Review: ‘Roald Dahl’s Matilda The Musical’

Emma Thompson Stars In A Chaotic Musical Adaptation Of The Children's Book

Ask any 90s millennial what their favorite movie was as a kid and chances are they would say Danny DeVito’s Matilda. Close to 30 years later, Netflix is bringing us a new adaptation of Roald Dahl’s beloved children’s book, this time by way of the 2013 Broadway and West End musical of the same name. While the original version showcases the magic of childhood, this version is darker, more true to the book, and captures the power of trauma. 

The film harbors the same creative team as the stage play, with Dennis Kelly penning the script, Tim Minchin writing the music and lyrics, and Matthew Warchus directing. Minchin’s songwriting genius is evident off the bat in the opening song “Miracle”, where he establishes the difference between every other family and the neglectful and heartless  Wormwoods through rhyme and nuanced wordplay. With bright colors and fast pans, Warchus tells us that his version of the story is much more chaotic than previous adaptations. 

This continues as we see the Wormwoods’ daughter, Matilda (Alisha Weir),  grow up to be a book-loving young girl, eager to start school despite her parents’ (Stephen Graham and Andrea Riseborough) mistreatment of her. When local authorities come knocking regarding truancy laws, she is placed in Crunchem Hall where her only allies become the lizard-obsessed Lavender and her teacher, Miss Honey (Lyshana Lynch). Run by the domineering and abusive Ms. Agatha Trunchbull (Emma Thompson), the school is an institution for fear and anxiety rather than learning. 

As Matilda begins to bond with her class and slowly push back against the headmistress’ treatment of the students, she starts to develop telekinetic powers, which she uses to teach the bullies in her life a lesson. As Trunchbull’s patience wanes, Matilda’s powers grow until the two hit a standoff. 

As a director, Warchus translates the stage play onto the silver screen with such precision and tact. During musical numbers, his visuals often match up perfectly with Minchin’s lyrics. However, when the singing stops, the story gets lost in too many characters and plot elements. 

As the villain, Emma Thompson strikes a balance between mean, intimidating, and pathetic. She brings a silliness that the character needs to appeal to a younger audience. Matilda almost needs a two-dimensional baddie in order to work, and for some reason, Thompson holds back. However, unlike the rest of the film, she doesn’t go over the top in her performance. When everything else is almost at sensory overload, Thompson feels slightly out of sync.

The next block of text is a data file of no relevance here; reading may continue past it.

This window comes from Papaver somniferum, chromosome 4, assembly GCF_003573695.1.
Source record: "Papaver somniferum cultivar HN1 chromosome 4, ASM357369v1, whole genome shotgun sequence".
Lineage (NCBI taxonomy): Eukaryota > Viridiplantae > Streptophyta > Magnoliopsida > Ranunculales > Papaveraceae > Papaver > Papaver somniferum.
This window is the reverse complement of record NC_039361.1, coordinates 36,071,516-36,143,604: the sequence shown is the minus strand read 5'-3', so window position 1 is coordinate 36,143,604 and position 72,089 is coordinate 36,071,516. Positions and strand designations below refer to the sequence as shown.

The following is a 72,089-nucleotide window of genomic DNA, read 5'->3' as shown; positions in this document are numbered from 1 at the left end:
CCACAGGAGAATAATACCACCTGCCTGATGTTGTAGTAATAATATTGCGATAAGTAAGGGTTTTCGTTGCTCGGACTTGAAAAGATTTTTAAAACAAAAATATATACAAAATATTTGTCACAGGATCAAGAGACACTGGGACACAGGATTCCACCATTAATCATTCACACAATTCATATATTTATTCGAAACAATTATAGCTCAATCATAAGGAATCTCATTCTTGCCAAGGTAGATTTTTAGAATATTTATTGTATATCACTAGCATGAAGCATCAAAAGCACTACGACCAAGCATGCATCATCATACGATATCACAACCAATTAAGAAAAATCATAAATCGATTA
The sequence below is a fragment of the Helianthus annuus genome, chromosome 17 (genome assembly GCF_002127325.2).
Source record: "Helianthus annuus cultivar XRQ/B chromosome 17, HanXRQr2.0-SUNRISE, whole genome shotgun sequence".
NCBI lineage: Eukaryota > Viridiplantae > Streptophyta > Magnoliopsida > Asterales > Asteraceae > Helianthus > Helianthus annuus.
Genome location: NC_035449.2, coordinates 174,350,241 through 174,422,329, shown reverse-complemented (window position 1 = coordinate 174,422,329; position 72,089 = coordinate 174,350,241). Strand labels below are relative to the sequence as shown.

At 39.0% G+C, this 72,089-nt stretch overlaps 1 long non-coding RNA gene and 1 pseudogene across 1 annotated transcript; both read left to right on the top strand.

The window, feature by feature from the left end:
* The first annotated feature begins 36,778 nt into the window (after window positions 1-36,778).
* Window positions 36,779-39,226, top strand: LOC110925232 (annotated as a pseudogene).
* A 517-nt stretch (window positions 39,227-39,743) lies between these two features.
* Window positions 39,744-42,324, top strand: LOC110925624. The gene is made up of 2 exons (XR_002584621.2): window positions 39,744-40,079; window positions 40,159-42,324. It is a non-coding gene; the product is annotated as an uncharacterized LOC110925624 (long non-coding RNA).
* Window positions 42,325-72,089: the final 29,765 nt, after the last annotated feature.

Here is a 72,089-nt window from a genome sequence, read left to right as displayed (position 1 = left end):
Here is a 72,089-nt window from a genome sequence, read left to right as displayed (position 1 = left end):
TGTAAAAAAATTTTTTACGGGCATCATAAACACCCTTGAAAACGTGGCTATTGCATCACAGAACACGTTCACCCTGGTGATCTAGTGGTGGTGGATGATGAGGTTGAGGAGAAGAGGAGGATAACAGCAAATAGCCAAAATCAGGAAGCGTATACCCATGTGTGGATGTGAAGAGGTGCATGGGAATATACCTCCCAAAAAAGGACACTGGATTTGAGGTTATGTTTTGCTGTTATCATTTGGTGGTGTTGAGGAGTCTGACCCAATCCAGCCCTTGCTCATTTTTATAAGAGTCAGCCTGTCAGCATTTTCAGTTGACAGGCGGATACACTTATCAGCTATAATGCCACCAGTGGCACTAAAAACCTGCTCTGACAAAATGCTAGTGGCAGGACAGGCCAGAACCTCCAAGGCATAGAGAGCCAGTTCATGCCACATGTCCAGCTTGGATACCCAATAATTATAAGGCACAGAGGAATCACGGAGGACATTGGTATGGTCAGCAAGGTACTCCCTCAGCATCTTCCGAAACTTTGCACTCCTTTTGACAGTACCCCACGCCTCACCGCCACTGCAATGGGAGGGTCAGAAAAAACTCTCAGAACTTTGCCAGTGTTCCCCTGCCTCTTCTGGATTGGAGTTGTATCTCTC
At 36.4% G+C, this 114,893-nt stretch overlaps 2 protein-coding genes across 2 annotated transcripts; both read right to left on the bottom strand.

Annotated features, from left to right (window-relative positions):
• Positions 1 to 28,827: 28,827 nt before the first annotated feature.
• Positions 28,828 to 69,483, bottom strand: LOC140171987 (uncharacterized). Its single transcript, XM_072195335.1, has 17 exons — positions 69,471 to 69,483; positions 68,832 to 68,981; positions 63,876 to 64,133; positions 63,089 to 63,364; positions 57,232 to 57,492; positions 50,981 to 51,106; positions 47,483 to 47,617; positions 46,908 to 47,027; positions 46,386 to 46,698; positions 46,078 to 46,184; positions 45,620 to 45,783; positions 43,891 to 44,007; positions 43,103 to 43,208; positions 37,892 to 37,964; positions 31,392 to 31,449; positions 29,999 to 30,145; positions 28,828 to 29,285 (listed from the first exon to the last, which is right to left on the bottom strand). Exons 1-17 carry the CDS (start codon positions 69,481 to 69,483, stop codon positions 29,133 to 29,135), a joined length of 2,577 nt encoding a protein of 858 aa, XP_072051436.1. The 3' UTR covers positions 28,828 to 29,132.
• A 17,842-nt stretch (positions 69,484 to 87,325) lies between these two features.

One thing Warchus has been criticized for is his use of fat suits on the project. Thompson is padded pretty heavily and wears facial prosthetics to appear larger. This feels like an odd choice when the script doesn’t talk about her size at all. The character is an olympian but her body didn’t necessarily have to be altered to achieve the intimidating look. Charlie Hodson-Prior who plays Bruce Bogtrotter also wears a fat suit and it is extremely noticeable in the film’s final dance sequence. Whether or not adult actors should wear padding is up for debate, but having child performers wear them is wrong. Not only could it send the wrong message to a young audience, but it’s a lot to ask of young performers. 

Roald Dahl’s Matilda the Musical is bright but chaotic. The script and directing feel overdone at times, to the point where you just want to fast forward to the musical numbers. But when you get there, it’s some of the most fun you will have at the movies.

Roald Dahl’s Matilda the Musical is streaming on Netflix. Watch the trailer below.

'Roald Dahl's Matilda the Musical
A D.C area native, Cortland has been interested in media since birth. Taking film classes in high school and watching the classics with family instilled a love of film in Cortland’s formative years. Before graduating with a degree in English and minoring in Film Study from Elizabethtown College in Pennsylvania, Cortland ran the college’s radio station, where she frequently reviewed films on air. She then wrote for another D.C area publication before landing at Punch Drunk Critics. Aside from writing and interviewing, she enjoys podcasts, knitting, and talking about representation in media.